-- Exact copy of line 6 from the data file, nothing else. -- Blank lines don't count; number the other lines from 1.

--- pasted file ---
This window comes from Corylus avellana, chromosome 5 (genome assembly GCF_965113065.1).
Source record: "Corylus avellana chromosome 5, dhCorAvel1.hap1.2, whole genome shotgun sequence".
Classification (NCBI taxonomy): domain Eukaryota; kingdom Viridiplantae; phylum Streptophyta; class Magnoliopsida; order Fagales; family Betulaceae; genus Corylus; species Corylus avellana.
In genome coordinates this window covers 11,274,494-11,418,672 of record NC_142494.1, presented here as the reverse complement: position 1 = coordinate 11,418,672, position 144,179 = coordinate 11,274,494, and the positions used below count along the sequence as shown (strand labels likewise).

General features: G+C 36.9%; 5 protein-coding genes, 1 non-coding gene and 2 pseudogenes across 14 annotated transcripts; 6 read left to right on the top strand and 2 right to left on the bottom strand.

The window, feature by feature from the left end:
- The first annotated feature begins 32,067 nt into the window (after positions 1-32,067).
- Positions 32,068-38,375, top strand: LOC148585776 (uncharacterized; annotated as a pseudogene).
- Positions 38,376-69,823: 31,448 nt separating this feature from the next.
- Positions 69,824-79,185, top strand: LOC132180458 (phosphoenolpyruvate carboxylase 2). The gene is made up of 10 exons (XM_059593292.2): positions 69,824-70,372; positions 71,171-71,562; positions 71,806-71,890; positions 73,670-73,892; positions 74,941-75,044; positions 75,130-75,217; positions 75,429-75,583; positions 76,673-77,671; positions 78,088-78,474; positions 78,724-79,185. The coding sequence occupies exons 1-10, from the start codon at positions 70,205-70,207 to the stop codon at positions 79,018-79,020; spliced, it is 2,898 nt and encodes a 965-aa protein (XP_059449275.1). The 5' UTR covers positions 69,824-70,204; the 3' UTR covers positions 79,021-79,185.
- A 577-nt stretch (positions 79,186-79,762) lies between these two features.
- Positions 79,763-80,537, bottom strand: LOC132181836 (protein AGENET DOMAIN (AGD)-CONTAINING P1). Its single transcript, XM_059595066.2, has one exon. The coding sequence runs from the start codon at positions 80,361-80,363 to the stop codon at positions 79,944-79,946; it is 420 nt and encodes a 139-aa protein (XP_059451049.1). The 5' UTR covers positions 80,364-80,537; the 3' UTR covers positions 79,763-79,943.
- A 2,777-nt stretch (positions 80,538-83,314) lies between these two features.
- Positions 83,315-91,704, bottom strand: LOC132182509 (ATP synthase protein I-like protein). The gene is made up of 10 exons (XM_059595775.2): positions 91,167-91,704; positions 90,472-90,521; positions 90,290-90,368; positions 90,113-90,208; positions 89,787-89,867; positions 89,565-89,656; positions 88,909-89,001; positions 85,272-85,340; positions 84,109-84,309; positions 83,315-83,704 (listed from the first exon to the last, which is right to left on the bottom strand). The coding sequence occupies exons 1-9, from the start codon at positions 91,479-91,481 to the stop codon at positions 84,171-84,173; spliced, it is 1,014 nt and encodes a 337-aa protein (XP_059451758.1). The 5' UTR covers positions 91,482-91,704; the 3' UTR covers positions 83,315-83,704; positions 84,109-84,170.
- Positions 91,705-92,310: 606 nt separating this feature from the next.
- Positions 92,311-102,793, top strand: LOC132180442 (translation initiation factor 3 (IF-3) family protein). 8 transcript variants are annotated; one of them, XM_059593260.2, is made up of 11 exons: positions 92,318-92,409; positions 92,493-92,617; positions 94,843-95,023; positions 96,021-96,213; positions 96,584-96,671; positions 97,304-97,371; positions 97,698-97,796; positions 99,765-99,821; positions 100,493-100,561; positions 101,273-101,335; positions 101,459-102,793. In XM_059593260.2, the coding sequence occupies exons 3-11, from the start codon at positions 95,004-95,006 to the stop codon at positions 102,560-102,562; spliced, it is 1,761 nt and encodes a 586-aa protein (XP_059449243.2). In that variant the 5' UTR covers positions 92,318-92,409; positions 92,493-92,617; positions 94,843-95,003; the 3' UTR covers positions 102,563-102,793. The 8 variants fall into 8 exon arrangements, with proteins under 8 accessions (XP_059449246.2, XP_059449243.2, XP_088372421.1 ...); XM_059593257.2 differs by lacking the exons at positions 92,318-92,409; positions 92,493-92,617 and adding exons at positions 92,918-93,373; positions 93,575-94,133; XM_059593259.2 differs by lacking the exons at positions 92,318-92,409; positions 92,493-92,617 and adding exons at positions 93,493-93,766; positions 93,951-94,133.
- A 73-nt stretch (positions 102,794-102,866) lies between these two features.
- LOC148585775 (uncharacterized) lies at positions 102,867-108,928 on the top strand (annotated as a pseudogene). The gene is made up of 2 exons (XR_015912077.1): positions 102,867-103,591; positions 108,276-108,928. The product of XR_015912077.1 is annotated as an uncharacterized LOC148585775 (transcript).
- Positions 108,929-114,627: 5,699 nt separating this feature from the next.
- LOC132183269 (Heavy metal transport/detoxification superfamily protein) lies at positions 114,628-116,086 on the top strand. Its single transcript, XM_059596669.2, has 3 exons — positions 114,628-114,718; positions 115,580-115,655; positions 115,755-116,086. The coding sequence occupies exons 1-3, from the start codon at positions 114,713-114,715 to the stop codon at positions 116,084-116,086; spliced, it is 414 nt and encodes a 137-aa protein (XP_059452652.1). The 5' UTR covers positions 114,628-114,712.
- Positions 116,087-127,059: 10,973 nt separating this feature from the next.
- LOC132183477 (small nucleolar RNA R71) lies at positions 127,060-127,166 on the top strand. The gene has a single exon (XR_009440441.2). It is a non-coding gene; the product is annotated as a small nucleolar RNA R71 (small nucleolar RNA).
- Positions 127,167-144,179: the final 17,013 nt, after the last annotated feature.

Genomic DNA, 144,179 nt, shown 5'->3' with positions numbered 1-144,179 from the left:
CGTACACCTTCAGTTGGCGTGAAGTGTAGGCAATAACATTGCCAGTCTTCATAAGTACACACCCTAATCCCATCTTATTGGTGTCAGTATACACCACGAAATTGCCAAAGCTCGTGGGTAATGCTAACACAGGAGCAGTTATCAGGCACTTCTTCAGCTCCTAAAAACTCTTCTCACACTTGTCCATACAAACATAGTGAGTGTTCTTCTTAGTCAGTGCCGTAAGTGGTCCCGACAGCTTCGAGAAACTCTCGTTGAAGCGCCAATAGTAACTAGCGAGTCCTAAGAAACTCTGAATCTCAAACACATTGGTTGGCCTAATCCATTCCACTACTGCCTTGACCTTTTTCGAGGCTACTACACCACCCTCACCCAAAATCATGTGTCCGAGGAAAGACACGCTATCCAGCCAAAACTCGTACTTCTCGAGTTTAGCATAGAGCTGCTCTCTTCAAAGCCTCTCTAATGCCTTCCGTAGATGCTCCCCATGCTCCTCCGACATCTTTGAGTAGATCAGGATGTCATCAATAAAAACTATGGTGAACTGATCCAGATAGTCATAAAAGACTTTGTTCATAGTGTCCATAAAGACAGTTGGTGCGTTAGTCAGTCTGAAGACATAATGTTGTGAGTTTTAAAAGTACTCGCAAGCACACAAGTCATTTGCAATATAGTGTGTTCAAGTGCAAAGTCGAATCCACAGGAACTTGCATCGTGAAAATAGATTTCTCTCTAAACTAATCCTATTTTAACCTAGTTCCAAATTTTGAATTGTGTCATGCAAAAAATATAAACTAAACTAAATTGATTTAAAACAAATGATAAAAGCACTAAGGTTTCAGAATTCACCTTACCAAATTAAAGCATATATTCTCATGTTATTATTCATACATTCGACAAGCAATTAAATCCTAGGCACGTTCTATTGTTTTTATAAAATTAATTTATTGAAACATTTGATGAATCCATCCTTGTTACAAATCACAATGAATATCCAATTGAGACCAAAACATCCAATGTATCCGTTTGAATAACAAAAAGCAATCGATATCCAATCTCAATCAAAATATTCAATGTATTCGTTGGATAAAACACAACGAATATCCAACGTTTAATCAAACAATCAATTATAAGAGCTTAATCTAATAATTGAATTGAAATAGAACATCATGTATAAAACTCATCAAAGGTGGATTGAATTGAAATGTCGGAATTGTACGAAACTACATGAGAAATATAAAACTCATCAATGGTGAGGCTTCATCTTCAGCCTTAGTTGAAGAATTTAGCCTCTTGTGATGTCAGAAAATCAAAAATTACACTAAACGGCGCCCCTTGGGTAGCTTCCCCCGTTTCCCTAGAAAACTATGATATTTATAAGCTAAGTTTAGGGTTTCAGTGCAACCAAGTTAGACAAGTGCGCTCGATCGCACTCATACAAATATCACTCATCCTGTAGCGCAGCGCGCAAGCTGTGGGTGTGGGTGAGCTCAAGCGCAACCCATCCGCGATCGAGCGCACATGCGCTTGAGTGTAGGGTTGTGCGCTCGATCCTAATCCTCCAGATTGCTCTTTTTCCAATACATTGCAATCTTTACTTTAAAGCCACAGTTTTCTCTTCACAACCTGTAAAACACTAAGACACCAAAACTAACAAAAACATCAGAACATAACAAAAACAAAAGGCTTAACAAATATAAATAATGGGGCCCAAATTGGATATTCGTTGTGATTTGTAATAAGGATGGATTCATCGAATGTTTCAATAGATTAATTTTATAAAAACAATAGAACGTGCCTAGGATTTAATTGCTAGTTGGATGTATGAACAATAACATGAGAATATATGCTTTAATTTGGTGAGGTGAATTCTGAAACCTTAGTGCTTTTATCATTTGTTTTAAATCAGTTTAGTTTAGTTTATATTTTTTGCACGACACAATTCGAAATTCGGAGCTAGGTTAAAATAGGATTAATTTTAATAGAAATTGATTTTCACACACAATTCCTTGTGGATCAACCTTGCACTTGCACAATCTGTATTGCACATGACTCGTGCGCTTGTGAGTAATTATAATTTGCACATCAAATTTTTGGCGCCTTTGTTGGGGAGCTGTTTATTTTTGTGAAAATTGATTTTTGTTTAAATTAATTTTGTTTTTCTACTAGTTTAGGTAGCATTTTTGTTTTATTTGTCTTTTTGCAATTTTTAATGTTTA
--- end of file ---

The window, feature by feature from the left end: